Countdown to Alaska: Thoughts on moving cross-country

I imagine that most everyone moves at least once in their lifetime. It can be a small move, from townhouse to house. It can be emotionally huge, such as moving into the college dorm or moving from your parents’ house to your first apartment. It can be geographically huge, moving across state or maybe even national borders.

My current move fits the latter two categories. I was born and raised in Southwest Pennsylvania. I went to college in Northwest Pennsylvania. Barring a one-month trip to Colorado, I have always lived in Pennsylvania. Yet in a little less than two weeks, I will be moving to Alaska.

I think it’s safe to say that I am equal parts excited and apprehensiveĀ about this move. I’m excited because the reason I’m moving is that I finally secured a full-time teaching job, something I’ve wanted for a while now. The fact that the classroom is combined 3rd/4th grade, which is my favorite age to work with, is even better. I’m also excited about getting to see a new part of the country and learn about a new culture and way of life.

Of course, the new way of life is also part of my apprehension. I have no frame of reference for how the people of this community, an Inuit village, live beyond what I’ve read and seen on TV or in movies. I’ll be almost literally in the middle of nowhere, 30 miles from the nearest town. There are no roads in the village; travel in and out is done by boat or bush plane. Anything I want to bring with me has to either fit in the suitcase or be shipped ahead of time. Most of all, I’m apprehensive about living stealth for the foreseeable future. Early last week, I drafted an e-mail to the head of personnel for the district, coming out, but I didn’t send it. The last time I was living stealth, I was still in my hometown, and only had to worry about it during working hours at the school. At the end of the day, I’d go home to my parents’ place and it wasn’t an issue anymore. On weekends I’d be at my other job, where they’d known me for years, or hanging out with friends, and my status as trans wasn’t a problem. The point is, I didn’t have to live stealth full-time; I always had someone to talk to. Granted, in this age of technology I won’t be cut off from my support network. But I’ve always done better when I have someone I can talk to face-to-face. Also, when I’m stealth, it feels like there’s this constant pressure on me, weighing me down. I feel constantly on my guard, over-thinking everything I say or do, afraid of letting something slip.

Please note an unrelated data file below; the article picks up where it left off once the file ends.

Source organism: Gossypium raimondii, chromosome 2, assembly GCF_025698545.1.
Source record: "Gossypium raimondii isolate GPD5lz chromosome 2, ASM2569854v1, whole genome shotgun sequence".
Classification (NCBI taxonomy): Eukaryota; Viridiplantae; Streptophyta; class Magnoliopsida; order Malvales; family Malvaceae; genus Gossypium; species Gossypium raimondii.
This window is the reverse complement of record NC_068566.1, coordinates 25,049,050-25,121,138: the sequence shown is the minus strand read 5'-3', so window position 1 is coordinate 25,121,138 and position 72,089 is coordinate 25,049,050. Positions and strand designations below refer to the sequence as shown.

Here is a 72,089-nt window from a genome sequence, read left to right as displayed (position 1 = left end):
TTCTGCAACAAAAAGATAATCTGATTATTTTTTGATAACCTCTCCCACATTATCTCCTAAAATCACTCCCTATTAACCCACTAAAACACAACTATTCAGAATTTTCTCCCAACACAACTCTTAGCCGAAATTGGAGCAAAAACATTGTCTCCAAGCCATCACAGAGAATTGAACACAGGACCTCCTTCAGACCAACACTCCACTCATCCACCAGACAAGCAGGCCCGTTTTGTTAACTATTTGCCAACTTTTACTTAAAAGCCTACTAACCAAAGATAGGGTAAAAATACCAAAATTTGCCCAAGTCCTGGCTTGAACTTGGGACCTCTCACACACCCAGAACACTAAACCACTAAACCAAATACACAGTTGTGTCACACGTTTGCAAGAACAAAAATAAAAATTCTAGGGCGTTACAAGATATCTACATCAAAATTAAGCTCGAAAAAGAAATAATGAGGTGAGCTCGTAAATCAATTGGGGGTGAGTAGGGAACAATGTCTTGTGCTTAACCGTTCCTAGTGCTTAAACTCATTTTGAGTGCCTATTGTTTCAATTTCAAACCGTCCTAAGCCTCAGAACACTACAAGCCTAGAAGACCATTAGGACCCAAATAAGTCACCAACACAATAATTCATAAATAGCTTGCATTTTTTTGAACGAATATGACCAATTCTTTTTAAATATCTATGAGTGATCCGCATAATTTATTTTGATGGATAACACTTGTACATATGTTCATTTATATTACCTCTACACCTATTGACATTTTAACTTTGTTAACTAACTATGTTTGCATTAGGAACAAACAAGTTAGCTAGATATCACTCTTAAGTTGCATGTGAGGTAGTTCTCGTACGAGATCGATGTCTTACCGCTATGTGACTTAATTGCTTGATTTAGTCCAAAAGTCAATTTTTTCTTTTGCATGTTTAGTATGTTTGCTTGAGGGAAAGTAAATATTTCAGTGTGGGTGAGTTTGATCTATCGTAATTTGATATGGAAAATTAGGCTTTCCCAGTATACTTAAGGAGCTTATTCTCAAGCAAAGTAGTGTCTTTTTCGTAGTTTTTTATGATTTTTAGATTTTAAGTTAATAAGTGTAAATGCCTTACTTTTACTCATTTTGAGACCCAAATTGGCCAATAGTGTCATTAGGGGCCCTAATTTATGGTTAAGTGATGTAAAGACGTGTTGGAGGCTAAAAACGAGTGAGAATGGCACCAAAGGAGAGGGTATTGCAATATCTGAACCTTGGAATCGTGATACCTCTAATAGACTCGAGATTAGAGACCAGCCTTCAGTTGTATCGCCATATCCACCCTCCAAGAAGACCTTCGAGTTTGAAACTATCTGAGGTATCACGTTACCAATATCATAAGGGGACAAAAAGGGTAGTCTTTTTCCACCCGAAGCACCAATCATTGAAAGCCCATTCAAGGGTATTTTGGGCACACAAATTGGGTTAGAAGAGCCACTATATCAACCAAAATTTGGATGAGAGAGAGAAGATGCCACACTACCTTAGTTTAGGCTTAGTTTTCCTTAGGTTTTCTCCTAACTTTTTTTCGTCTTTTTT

So yes, I’m apprehensive. And excited. So bring on the move. I’m ready for the challenge.


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